Various studies and reports, see WPO Stats for examples, have shown that improving page speed improves conversions. For example, an FT.com study found that reducing page load by 3 second on mobile led to a 9% reduction in articles read over the month.

Google warns on its TestMySite tool that “Nearly half of all visitors will leave a mobile site if the pages don’t load within 3 seconds.” But the source of this stats is unclear.

Test, test, test

Testing is critical improving to website performance and usability.

1. Test how quickly pages download

Regularly test your mobile webpages (all new ones and all the main ones). Use different services and at different times, because tests results will differ… a lot.

WebPageTest is one of the better ones, it measures speed, page size and shows what proportion of the data and requests belong to images, JavaScript etc. Some of it is a bit techie, but the excellent filmstrip showing how the site loads second by second can be understood by everyone. WebPageTest used to offer remedies also, but sadly these have disappeared.

For something less techie, use Google’s PageSpeed Insights (also try the simplified version: TestMySite – it sometimes surprises by offering a different results to its brother). N.B. Google doesn’t actually test page speed, it estimates page speed based on key criteria, but it is excellent at pointing out problems with the page.

Top issues identified by Google include problems with image size and JavaScript codes, which we know from the httpArchive’s data are the two largest contributors to data bloat.

httpArchive, is different. It tests the home pages of the top 1 million websites, at regular times each month. It is based on WebPageTest. It’s brilliant for showing the breakdown of content types e.g. images and shows historical trends. Even if you are not in the top 1 million you can use it to benchmark against the big boys: individuals, top 100, top 1000, top 1 million.

For this random test, let’s pretend we are the biggest retailer in the world, and compare against the biggest online retailer:

Mobile speed test performance test for Walmart.com:

  • httpArchive – mobile page speed (January 15, 2017): 20.6 seconds. Page weight: 1941KB. 95 requests. Images: 962KB. Image requests 53.
  • WebPageTest (tested on a US-based iPhone6, cable connection, (9.00 GMT, 29-01-17) – mobile page speed: 14.3 seconds; fully loaded 17.9 seconds.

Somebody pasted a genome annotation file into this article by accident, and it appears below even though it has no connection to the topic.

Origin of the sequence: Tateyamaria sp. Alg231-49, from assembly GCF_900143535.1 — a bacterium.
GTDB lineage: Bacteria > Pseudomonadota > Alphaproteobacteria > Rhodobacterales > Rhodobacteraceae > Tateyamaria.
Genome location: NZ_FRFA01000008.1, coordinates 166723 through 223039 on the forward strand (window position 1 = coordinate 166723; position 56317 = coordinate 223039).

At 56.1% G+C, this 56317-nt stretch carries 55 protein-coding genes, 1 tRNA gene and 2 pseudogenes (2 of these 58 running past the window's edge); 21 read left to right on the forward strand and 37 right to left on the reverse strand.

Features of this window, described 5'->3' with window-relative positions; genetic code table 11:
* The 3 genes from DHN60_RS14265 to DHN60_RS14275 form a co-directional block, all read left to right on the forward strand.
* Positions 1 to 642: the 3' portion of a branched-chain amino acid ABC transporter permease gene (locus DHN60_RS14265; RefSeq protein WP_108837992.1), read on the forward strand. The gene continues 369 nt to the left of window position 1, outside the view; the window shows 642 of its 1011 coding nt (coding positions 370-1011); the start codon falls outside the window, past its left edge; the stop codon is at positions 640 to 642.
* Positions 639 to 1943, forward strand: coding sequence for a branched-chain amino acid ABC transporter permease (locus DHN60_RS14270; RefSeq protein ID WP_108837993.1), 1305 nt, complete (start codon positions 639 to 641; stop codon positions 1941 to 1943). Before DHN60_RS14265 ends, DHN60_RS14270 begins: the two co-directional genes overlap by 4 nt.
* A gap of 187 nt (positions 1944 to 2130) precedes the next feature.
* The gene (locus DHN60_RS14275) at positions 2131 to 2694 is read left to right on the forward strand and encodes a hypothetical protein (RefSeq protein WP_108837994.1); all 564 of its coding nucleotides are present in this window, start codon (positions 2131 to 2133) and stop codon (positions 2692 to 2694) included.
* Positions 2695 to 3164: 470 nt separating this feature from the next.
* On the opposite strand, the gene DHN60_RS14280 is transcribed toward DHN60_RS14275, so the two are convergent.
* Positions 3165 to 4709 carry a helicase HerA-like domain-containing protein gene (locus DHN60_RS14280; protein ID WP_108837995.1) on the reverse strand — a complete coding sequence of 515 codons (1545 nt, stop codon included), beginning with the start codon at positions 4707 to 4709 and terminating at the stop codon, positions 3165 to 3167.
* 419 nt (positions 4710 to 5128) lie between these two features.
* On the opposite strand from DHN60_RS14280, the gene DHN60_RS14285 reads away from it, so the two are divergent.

• PageSpeed Insights – mobile speed score: 45/100 (poor).
  • Google should fix list: Optimize images. Eliminate render-blocking JavaScript and CSS in above-the-fold content.

It is important to benchmark your performance against your competitors’ sites, so let’s try Amazon.com:

  • httpArchive – speed (January 15, 2017): 6.9 seconds. Weight: 554KB. 89 requests. Images: 259KB. Image requests 49.
  • WebPageTest – speed (9.00 GMT, 29-01-17): 2.4 seconds; fully loaded 4.8 seconds.
  • PageSpeed Insights – mobile speed score: 55/100 (poor).
  • Google should fix list: Eliminate render-blocking JavaScript and CSS in above-the-fold content.

Google PageSpeed, pictured in the image below, estimates that Walmart could save 478KB (almost 0.5MB) simply by compressing the images on the page. As can be seen from the httpActive chart, this could save as much as half the image weight or one quarter of total page size.

See Google’s Guidelines for optimizing images and fixing JavaScript issues.

Screenshot from Google PageSpeed Insights showing issues with Walmart.com. Second graph from httpArchive shows what content types account for the most bytes with Walmart.com.

2. Conduct user testing

As with all aspects of web development, user testing is critical to improving site performance and usability.

  • Conduct surveys and interviews with users to discover how they use your site and any pain points with the experience.
  • Test and watch users as they interact with the website. Use eye tracking to see what catches their attention and which images work.
  • Use heatmaps and web analytics to track how users interact with webpages and where they look.

3. A/B test webpages with different images, numbers, placement, formats and sizes of images

  • A/B testing shows two different versions of the webpage to different groups of visitors. Compare the results to see which types of image work best.

As we will see in the next column when look at Unilever’s work with mobile images, the importance of user testing your mobile website and how small changes to images can deliver big differences.

Andy Favell is ClickZ columnist on mobile. He is a London-based freelance mobile/digital consultant, journalist and web editor. Contact him via LinkedIn or Twitter at Andy_Favell.